With the aim of reviving the art scene in Egypt and bridging a gap between contemporary artists and ordinary citizens, Dai Gallery in Mohandessin organised an exhibition for the artistic works of leading artist Waleed Ebeid between 7-21 January. In another hall, the art space hosted another exhibition for the outstanding works of prominent late artist Mohsen Shaalan, the former head of the Fine Arts sector and one of the defendants in the theft case of Van Gogh’s famous “Poppy Flowers” painting.
The exhibition provides art fans with a chance to have an insightful look at Ebeid’s latest paintings that tackle the current circumstances of women in modern society and highlight different kinds of oppression and struggles they encounter in their daily life.
“In spite of the unstable current situation of the country, I was surprised that the exhibition managed to attract a big number of artists and general audiences who surpassed all of my expectations,” Ebeid said.
With various paintings hanging on the walls of the art gallery, the audience is taken onto a special journey with Ebeid’s distinctive characters whose faces may show persistence, challenge, and patience in some cases or express depression, despair, and fear of the other.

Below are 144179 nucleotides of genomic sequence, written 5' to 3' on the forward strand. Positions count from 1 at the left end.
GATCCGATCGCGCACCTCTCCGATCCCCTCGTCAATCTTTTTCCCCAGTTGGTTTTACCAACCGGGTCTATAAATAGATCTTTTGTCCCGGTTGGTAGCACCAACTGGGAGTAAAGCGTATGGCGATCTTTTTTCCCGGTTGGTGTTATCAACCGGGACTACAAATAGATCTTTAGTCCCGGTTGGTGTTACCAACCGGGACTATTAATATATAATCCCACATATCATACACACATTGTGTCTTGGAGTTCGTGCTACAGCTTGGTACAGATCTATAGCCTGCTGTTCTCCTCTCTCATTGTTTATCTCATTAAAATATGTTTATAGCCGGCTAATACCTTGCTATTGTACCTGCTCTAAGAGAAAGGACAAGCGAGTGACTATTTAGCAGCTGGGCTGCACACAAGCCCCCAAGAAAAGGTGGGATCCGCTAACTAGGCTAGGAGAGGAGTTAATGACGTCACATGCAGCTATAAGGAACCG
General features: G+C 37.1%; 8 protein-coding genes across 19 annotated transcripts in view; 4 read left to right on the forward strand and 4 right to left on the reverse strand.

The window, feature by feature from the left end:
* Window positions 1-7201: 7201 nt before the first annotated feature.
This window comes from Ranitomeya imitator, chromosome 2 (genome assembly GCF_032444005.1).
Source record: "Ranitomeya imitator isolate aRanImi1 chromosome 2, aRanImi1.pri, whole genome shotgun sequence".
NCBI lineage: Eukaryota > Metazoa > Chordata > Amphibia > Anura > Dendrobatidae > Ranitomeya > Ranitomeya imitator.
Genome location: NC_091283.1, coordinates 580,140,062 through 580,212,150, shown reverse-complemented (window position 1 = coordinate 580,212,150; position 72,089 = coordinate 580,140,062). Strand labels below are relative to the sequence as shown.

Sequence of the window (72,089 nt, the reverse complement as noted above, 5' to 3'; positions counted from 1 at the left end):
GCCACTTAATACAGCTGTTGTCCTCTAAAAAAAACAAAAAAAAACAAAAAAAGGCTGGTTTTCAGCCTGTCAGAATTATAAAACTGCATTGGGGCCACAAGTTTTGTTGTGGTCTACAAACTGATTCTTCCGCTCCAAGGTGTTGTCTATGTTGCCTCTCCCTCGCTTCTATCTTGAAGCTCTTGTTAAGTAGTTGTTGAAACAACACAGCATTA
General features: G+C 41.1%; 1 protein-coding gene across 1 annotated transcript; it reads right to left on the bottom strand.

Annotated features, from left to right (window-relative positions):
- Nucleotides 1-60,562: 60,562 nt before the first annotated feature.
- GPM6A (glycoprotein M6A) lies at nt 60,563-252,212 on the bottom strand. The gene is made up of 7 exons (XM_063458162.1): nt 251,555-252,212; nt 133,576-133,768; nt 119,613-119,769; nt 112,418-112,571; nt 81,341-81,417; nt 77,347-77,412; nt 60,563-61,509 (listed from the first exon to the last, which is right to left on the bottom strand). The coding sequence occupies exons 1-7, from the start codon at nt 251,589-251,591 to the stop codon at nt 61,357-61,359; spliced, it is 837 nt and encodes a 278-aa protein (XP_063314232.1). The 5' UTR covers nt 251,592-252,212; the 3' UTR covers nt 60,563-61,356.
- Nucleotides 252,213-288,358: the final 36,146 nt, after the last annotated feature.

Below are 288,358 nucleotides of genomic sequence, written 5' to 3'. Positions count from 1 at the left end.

In his drawings, a viewer can find his own interpretations of many critical issues such as child marriage, prostitution, virginity tests, adultery, or migration. The audience can even find a modern version of the goddess Isis, the pharaonic icon of revenge, patience, and loyalty, portrayed as a poor resident of a slum area.
Because this is considered Ebeid’s 19th official exhibition, the selection of the exhibited paintings was not an easy task.
“In fact, I had special criteria for choosing the presented paintings. One important factor was the harmony, homogeneity, and integrity of the selected drawings that discuss important issues related to human relationships and women’s pains and dreams,” he added.
In his opinion, people’s hunger for attending artistic events is a good indicator for interaction with the audience, which is the real success every artist seeks.
“We can’t determine the number of sold paintings until the end of the exhibition, but I always measure success through the ability of touching people’s souls and expressing their feelings and thoughts. I believe the exhibition has succeeded in achieving this goal,” he concluded.